I see differences in pricing these days of 50%-60%. It is very hard for the consumer to understand. It's also very hard for a contractor to sell with that kind of a difference...especially when the guy who is 50% less is actually doing an ok job & comes recommended. It's funny because many times the larger outfit who pays legitimately has been forced to "dumb down" the product in order to stay competitive so in the end the guy who is paying day workers or even his "employees" off the books is actually turning out a better product for less money and building a better reputation!!! Many times he has happier "employees" as well...which means greater productivity.
The other way to "defer" the payroll taxes is through the use of subcontractors which I know we have discussed to exhaustion. They let the "sub" pay his guys off the books that way the contractor who's name is on the job stays 100% legit.

Obviously anyone who has been doing this for a lifetime realizes that these illegal practices eventually come back to bite these guys in the ass in some way, shape or form, but most are not thinking for the long term. It's not that kind of industry any more. I'm third generation and it stops with me. There's a lot of creative accounting out there and a lot of guys who stay one step ahead of the sheriff and few are the wiser. No thank you.....

I have scaled it back and work primarily off of repeats and referrals after all these years. It's much less frustrating and many times just as profitable. I can't imagine starting out today in my market(and it's a strong market) having to advertise and "compete" for all your work in order to make a living.

This stuff has been going on since the beginning of time, but it is MUCH more widespread than I have ever seen before. The only way to change it is with more oversight from the "powers that be" and I'm not a fan of more rules, regulations and oversight. Attempts usually, if not always, fail and only result in more expenses for those of us who choose to do the "right thing".

Keep the Faith........
 

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Yeh Dave...unfortunately it's becoming the norm. We have been doing more washing as well, but on a much smaller scale than you. People are liking the "hand washing" approach and the profit margin is decent. It's not for everybody, but it's a nice little niche.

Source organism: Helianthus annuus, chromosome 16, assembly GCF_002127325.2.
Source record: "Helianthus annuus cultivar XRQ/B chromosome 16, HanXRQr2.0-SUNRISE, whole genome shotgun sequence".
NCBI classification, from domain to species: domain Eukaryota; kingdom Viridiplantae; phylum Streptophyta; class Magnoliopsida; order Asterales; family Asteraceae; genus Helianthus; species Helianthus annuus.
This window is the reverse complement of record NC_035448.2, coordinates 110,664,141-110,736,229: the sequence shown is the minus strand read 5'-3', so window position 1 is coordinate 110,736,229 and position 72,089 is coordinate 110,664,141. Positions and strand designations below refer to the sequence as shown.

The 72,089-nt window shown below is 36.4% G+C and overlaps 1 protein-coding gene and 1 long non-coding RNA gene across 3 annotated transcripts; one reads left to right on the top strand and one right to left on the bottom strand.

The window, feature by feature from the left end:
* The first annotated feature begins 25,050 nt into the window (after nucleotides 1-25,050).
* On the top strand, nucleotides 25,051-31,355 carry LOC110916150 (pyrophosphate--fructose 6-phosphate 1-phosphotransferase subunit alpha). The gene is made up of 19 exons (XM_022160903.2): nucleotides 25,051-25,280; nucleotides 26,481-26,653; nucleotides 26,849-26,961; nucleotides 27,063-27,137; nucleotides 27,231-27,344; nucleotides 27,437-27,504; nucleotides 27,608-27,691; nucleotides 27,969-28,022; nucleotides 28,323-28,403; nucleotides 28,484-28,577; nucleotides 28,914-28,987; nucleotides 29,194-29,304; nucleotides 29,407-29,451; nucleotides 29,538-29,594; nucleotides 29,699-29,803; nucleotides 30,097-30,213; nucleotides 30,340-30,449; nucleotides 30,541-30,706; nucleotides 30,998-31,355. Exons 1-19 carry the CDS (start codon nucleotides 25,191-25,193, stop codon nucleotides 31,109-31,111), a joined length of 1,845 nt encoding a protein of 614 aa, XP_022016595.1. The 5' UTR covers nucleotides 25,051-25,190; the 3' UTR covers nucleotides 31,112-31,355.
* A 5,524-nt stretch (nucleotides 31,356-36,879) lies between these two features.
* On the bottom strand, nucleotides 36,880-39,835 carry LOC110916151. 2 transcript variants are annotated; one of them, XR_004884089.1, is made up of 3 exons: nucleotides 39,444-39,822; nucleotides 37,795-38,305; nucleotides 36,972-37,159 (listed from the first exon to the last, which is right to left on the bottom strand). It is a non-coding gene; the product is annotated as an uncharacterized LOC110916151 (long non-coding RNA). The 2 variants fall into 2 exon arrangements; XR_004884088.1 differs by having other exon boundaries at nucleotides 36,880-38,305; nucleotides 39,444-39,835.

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Discussion Starter #12
Cliff, you’re a wise man! :thumbsup:

There’s a new app/website called Nextdoor that’s gained a lot of popularity in my area. It connects neighbors, and it is becoming their go to place for seeking home improvement referrals - replacing Yelp and Angie’s List.

People think it’s the greatest thing since sliced bread.

At first I thought is great - esp. since I hate Yelp & AL, but what’s happening now is someone will ask for a house painter referral, and over 50% of the painters people are recommending are unlicensed/uninsured, etc.

It’s become the “hey, I know a guy” network.

My name gets included from time to time, but now I wish it weren’t... I had a HO tell me the other day she’s getting 4 bids from painters on Nextdoor, and she will simply pick the lowest price. Her logic is that they were all recommended, so they will all do a good job.

Being 100% legit ain’t what it use to be, and Nextdoor is making it far worse.

Keeping faith - because that's all I know, but it does get frustrating from time to time.

;)
 

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Every company is different in some aspect. It is your job to market such and communicate this to potential clients.

If a potential client cannot differentiate between you and your competitors, do not blame the customer. That's a failure on your end not theirs.
 

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I simply tell them: "You called me because I came highly recommended; your welcome to gamble your place on the cheaper quote. I wish you good luck." They usually stop me before I get through the door!

I was once called for a quote and arrive to see two other companies on the same elevator. I asked where they were headed and sure enough it was the same residence. I said you can tell the HO I will not attend this bidding fiasco! You guys are welcome too it. What the He!! was she thinking!? :censored: